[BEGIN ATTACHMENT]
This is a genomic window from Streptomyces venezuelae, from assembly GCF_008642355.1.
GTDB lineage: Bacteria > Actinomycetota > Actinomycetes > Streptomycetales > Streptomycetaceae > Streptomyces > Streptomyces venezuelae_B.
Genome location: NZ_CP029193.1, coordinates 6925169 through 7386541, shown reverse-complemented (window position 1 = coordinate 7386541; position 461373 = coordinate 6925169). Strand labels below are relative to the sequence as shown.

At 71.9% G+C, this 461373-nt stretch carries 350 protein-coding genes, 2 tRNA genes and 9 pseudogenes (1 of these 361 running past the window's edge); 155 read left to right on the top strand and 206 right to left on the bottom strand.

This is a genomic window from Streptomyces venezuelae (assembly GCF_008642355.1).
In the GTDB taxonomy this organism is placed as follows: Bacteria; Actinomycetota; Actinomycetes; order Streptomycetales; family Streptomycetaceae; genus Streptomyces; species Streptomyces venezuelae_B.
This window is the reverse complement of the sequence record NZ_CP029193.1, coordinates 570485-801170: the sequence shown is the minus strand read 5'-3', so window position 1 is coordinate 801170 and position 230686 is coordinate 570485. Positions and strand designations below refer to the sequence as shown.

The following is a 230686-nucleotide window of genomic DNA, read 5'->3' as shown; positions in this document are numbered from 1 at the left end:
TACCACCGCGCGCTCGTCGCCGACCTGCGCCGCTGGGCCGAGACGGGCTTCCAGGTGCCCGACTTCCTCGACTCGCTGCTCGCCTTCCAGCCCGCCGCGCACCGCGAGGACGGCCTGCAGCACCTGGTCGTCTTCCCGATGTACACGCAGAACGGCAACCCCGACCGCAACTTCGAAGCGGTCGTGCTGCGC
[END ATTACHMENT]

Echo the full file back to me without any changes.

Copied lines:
This is a genomic window from Streptomyces venezuelae, from assembly GCF_008642355.1.
GTDB lineage: Bacteria > Actinomycetota > Actinomycetes > Streptomycetales > Streptomycetaceae > Streptomyces > Streptomyces venezuelae_B.
Genome location: NZ_CP029193.1, coordinates 6925169 through 7386541, shown reverse-complemented (window position 1 = coordinate 7386541; position 461373 = coordinate 6925169). Strand labels below are relative to the sequence as shown.

At 71.9% G+C, this 461373-nt stretch carries 350 protein-coding genes, 2 tRNA genes and 9 pseudogenes (1 of these 361 running past the window's edge); 155 read left to right on the top strand and 206 right to left on the bottom strand.

This is a genomic window from Streptomyces venezuelae (assembly GCF_008642355.1).
In the GTDB taxonomy this organism is placed as follows: Bacteria; Actinomycetota; Actinomycetes; order Streptomycetales; family Streptomycetaceae; genus Streptomyces; species Streptomyces venezuelae_B.
This window is the reverse complement of the sequence record NZ_CP029193.1, coordinates 570485-801170: the sequence shown is the minus strand read 5'-3', so window position 1 is coordinate 801170 and position 230686 is coordinate 570485. Positions and strand designations below refer to the sequence as shown.

The following is a 230686-nucleotide window of genomic DNA, read 5'->3' as shown; positions in this document are numbered from 1 at the left end:
TACCACCGCGCGCTCGTCGCCGACCTGCGCCGCTGGGCCGAGACGGGCTTCCAGGTGCCCGACTTCCTCGACTCGCTGCTCGCCTTCCAGCCCGCCGCGCACCGCGAGGACGGCCTGCAGCACCTGGTCGTCTTCCCGATGTACACGCAGAACGGCAACCCCGACCGCAACTTCGAAGCGGTCGTGCTGCGC